Take your Vitamin D!

PART 1. How much Vitamin D do you need to take and what type?

AMOUNT AND TYPE

Adults and children > 1 year: 10µg/day in October – April in the UK

👩‍⚕️Some people who have greater vitamin D needs may need to take more if recommended by their healthcare professional – always consult your GP or registered dietitian first.

🍼What about babies?

🍼As a precaution, all exclusively breastfed babies under one year should have a daily 8.5-10mcg vitamin D supplement to make sure they get enough.

🍼However, babies who have more than 500ml (about a pint) of infant formula a day don’t need a vitamin D supplement as the formula is already fortified.

What Type?

👩‍⚕️Vitamin D3 is the biologically active form made in our bodies or found in animal foods, plant-sourced D2 could be less biologically active. If you’re vegan it is possible to get a D3 vegan supplement in health food stores.

👩‍⚕️Vitamin D is best absorbed with fat so take your supplement with meals.

Can I not just get Vitamin D from my diet rather than taking a supplement?

👩‍⚕️Vitamin D is found in foods but just not in large amounts

👩‍⚕️We are recommended to have 10mcg per day.

🍳1 large egg – 1mcg. Around 1/10th of the recommended amount you need for the day.

🐟A 100g portion of salmon 13mcg of vitamin D (but it is slightly unrealistic to suggest we all have salmon every day to meet our Vit D needs and we are recommended to limit fish consumption to 4 portions a week to limit exposure to pollutants.)

🍖Meat, fat, liver and kidney-  0.1-1.5mcg/100 g. Again you would need to eat 1kg of these products/ day to hit the vitamin D recommendation, which is well above the dietary recommendations for meat intake and also saturated fat.

🍄Mushrooms – like humans mushrooms can make their own vitamin D using sunlight, however, the mushrooms we buy in the supermarkets are grown in the dark so are not a good source.

🍄Supermarkets are now selling mushrooms fortified with vitamin D, with 4-5 mushrooms proving 100% of your daily requirement. Note that these contain Vitamin D2 which is less biologically active than D3 so you may need to have more to meet 100% of your daily requirements.

🍄🍳🍖🐟Irrespective of whether you decide to have these foods to boost your vitamin D intake – these foods are rich in many nutrients and their benefits are not limited to their Vitamin D content.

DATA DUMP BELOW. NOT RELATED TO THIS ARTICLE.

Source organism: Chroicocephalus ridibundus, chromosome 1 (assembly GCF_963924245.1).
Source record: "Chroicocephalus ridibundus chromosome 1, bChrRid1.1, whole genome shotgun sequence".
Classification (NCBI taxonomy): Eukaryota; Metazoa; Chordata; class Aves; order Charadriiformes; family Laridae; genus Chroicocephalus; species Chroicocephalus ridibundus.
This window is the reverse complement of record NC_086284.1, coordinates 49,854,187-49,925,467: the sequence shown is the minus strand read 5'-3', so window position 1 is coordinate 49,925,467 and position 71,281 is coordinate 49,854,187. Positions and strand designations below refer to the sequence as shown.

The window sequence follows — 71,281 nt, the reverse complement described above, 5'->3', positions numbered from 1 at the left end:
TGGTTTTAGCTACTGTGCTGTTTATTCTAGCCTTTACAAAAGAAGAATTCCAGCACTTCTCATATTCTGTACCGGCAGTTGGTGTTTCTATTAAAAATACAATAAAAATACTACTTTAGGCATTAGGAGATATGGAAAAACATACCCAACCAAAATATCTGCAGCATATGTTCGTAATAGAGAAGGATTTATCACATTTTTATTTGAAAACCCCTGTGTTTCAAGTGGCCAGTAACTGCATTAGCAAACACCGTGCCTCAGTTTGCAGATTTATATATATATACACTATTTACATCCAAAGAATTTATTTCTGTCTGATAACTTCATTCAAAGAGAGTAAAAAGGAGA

💊 Do I need to be careful not to take too much?

💊 It is recommended not to take more than 100µg/ day (4000 IU). Too much vitamin D can lead to bone demineralization, increased risk of cancer and damage to liver and kidneys. Be aware if you’re already taking a multivitamin that you don’t go over 100µg/ day of vitamin D.

💊 There is no harm in having foods that are rich in Vitamin D and also taking your recommended daily supplement as it is unlikely you will have too much.

Part 2. Can Vitamin D prevent colds?

NASTY COLDS
☀️This week for Q&A Wednesday we are answering questions on vitamin D supplementation.

☀️See part one for the amounts and types of vitamin D recommended for adults and children, foods sources of vitamin D.

☀️See part three for information on why we supplement between October and April and not the whole year

🤧In 2017 a systematic review and meta-analysis (SR+MA) reviewed the link between vitamin D intake and the occurrence of colds and flu. This is the gold standard type of research which is the best way of gathering all the information on a topic.

🤧BUT it is worth noting that a SR + MA is only as good as the studies it includes, so be critical when reading them. This one in particular excluded poor quality studies so the results can be looked at as more reliable.

🤧All the studies included in the review compared the effect of taking a vitamin D supplement to a dummy (placebo) pill and they were “double blinded” this means that neither the doctor or participants knew who was taking which pill.

The results:
🔬 Vitamin D supplementation was found to reduce the risk of cold/ flu symptoms by 12%.
🔬 Additionally, those who took daily or weekly doses had greater protection against colds and flu than those who took large one-off doses.
🔬Protective effects were stronger for people with low levels of vitamin D at the start of the study, and also people with asthma.
🔬The researchers concluded that vitamin D supplementation could be useful in the prevention of colds and flu and no adverse effects of supplementation were observed.

Part 3. THE SUMMARY

WHO NEEDS TO SUPP

Key points: 

☀10mcg = 400 IU  

☀Adults and children > 1 year need 10mcg supplement/ day. 

☀Children < 1 year + exclusively breast fed need an 8.5mcg-10mcg supplement / day.

☀Children < 1 year + having formula milk – if having around 1 pint of formula/day the babies will not need an extra Vit D supplement as the formula is already fortified.

☀Some people who have greater vitamin D needs may need to take more if recommended by their healthcare professional – always consult your GP or registered dietitian first.

☀Why only October –April?

☀Vitamin D is one of the few nutrients the body can make by itself. The action of sunlight on our skin turns cholesterol into a compound which travels to the liver and kidneys where it is converted to the type of vitamin D that is used by our bodies. 

☀However in the UK we are not exposed to enough sunlight during the winter months (don’t we just know it!) for the body to make sufficient amounts, so during this time we need to supplement.

☀NOTE: If you spend a lot of time indoors, have darker skin, or wear clothes that cover most of your body during the summer, you may need a vitamin D supplement all year round.

☀Supplements are found in different forms including tablets and oral spray. With oral sprays make sure to always check the dose as some have higher dosages.

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